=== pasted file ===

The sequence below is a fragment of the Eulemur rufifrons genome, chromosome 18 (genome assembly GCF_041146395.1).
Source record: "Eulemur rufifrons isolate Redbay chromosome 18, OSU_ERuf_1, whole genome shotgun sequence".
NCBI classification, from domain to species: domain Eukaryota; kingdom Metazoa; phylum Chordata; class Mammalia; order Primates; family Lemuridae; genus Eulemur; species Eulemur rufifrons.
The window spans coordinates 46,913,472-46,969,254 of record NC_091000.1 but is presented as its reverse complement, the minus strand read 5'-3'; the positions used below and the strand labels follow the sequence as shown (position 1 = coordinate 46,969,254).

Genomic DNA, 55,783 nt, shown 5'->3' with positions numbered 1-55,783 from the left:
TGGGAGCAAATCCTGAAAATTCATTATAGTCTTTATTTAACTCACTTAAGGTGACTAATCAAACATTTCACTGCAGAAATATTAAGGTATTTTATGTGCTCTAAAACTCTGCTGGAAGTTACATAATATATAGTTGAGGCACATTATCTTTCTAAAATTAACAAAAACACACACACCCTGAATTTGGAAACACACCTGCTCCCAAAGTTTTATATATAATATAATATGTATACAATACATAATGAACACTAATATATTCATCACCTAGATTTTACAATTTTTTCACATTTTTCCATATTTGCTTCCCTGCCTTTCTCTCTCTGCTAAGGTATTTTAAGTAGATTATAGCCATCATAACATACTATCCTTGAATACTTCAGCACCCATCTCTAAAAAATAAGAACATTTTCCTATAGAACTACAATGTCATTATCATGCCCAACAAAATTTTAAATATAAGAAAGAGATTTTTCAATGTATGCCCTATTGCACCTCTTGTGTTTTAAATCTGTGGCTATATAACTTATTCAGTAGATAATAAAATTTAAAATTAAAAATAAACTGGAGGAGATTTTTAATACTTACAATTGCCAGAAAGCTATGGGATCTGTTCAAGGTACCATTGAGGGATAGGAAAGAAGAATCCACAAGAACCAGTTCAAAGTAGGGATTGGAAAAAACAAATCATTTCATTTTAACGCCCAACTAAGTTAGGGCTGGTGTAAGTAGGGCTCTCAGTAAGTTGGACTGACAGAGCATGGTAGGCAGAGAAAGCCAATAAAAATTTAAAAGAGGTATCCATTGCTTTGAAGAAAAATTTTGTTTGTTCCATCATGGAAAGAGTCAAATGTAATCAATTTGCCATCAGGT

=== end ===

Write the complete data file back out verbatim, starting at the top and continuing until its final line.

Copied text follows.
The sequence below is a fragment of the Eulemur rufifrons genome, chromosome 18 (genome assembly GCF_041146395.1).
Source record: "Eulemur rufifrons isolate Redbay chromosome 18, OSU_ERuf_1, whole genome shotgun sequence".
NCBI classification, from domain to species: domain Eukaryota; kingdom Metazoa; phylum Chordata; class Mammalia; order Primates; family Lemuridae; genus Eulemur; species Eulemur rufifrons.
The window spans coordinates 46,913,472-46,969,254 of record NC_091000.1 but is presented as its reverse complement, the minus strand read 5'-3'; the positions used below and the strand labels follow the sequence as shown (position 1 = coordinate 46,969,254).

Genomic DNA, 55,783 nt, shown 5'->3' with positions numbered 1-55,783 from the left:
TGGGAGCAAATCCTGAAAATTCATTATAGTCTTTATTTAACTCACTTAAGGTGACTAATCAAACATTTCACTGCAGAAATATTAAGGTATTTTATGTGCTCTAAAACTCTGCTGGAAGTTACATAATATATAGTTGAGGCACATTATCTTTCTAAAATTAACAAAAACACACACACCCTGAATTTGGAAACACACCTGCTCCCAAAGTTTTATATATAATATAATATGTATACAATACATAATGAACACTAATATATTCATCACCTAGATTTTACAATTTTTTCACATTTTTCCATATTTGCTTCCCTGCCTTTCTCTCTCTGCTAAGGTATTTTAAGTAGATTATAGCCATCATAACATACTATCCTTGAATACTTCAGCACCCATCTCTAAAAAATAAGAACATTTTCCTATAGAACTACAATGTCATTATCATGCCCAACAAAATTTTAAATATAAGAAAGAGATTTTTCAATGTATGCCCTATTGCACCTCTTGTGTTTTAAATCTGTGGCTATATAACTTATTCAGTAGATAATAAAATTTAAAATTAAAAATAAACTGGAGGAGATTTTTAATACTTACAATTGCCAGAAAGCTATGGGATCTGTTCAAGGTACCATTGAGGGATAGGAAAGAAGAATCCACAAGAACCAGTTCAAAGTAGGGATTGGAAAAAACAAATCATTTCATTTTAACGCCCAACTAAGTTAGGGCTGGTGTAAGTAGGGCTCTCAGTAAGTTGGACTGACAGAGCATGGTAGGCAGAGAAAGCCAATAAAAATTTAAAAGAGGTATCCATTGCTTTGAAGAAAAATTTTGTTTGTTCCATCATGGAAAGAGTCAAATGTAATCAATTTGCCATCAGGT